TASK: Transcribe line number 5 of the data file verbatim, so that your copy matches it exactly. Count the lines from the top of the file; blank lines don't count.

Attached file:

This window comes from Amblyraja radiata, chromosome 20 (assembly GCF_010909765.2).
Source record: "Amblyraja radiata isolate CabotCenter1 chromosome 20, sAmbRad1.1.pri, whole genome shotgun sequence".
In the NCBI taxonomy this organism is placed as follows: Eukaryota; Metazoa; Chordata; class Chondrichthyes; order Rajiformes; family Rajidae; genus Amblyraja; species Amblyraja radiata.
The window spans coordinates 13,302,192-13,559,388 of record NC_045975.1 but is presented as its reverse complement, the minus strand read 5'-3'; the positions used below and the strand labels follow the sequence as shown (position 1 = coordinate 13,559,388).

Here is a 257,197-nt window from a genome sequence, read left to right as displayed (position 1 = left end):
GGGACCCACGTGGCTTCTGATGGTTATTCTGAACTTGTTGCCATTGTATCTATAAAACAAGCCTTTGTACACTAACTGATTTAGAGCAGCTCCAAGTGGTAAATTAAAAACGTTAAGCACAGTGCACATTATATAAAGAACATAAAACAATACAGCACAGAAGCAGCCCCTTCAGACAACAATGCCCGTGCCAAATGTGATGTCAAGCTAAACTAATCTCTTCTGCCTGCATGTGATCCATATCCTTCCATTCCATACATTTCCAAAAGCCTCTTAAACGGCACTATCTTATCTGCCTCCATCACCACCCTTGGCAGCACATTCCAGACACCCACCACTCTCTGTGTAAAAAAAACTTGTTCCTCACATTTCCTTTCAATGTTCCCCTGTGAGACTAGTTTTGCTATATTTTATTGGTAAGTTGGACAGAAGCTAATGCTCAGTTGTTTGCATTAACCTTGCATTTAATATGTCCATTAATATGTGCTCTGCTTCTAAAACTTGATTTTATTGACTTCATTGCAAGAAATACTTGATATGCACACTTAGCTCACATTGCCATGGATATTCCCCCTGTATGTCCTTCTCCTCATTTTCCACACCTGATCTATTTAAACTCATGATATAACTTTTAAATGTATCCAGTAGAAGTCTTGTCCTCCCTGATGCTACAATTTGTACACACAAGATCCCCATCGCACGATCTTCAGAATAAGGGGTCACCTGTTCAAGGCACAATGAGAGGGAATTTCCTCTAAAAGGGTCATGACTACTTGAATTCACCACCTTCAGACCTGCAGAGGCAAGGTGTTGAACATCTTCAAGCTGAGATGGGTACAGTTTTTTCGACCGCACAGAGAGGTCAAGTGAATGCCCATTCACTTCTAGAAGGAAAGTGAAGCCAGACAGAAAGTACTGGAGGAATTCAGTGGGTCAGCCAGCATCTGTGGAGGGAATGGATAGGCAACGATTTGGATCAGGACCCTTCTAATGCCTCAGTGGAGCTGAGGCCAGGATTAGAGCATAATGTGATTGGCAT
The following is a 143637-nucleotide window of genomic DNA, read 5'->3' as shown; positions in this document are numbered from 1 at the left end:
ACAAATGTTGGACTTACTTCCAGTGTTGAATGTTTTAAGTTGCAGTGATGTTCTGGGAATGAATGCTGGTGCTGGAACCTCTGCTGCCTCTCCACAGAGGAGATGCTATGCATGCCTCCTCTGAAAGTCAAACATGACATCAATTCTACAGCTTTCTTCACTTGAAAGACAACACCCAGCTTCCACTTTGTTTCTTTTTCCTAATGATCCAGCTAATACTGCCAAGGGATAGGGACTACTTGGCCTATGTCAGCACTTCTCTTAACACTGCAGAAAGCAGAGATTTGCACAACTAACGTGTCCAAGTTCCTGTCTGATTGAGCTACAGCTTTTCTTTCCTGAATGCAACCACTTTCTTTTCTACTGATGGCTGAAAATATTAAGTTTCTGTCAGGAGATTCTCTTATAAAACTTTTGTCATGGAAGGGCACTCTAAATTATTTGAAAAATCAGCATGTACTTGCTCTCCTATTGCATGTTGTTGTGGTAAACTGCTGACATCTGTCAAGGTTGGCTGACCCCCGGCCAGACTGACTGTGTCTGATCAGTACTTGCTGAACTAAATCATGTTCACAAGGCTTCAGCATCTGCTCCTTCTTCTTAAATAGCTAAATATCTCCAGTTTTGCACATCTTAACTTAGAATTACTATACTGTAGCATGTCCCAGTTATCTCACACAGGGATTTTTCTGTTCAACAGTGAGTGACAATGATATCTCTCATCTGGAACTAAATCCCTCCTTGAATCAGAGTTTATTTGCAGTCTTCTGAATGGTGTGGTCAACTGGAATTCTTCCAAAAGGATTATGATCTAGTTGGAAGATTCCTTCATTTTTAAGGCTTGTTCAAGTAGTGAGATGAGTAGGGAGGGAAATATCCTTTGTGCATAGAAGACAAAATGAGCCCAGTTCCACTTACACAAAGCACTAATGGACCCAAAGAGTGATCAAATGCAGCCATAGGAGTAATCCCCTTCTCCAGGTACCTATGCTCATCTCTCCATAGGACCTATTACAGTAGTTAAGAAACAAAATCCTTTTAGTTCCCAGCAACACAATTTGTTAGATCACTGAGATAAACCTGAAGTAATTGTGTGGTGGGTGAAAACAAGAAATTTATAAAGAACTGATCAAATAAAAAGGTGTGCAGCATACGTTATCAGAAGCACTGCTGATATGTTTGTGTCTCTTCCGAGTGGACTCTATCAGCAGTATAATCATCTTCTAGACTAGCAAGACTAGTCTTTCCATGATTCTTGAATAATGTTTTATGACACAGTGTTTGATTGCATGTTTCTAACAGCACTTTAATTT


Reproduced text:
Here is a 257,197-nt window from a genome sequence, read left to right as displayed (position 1 = left end):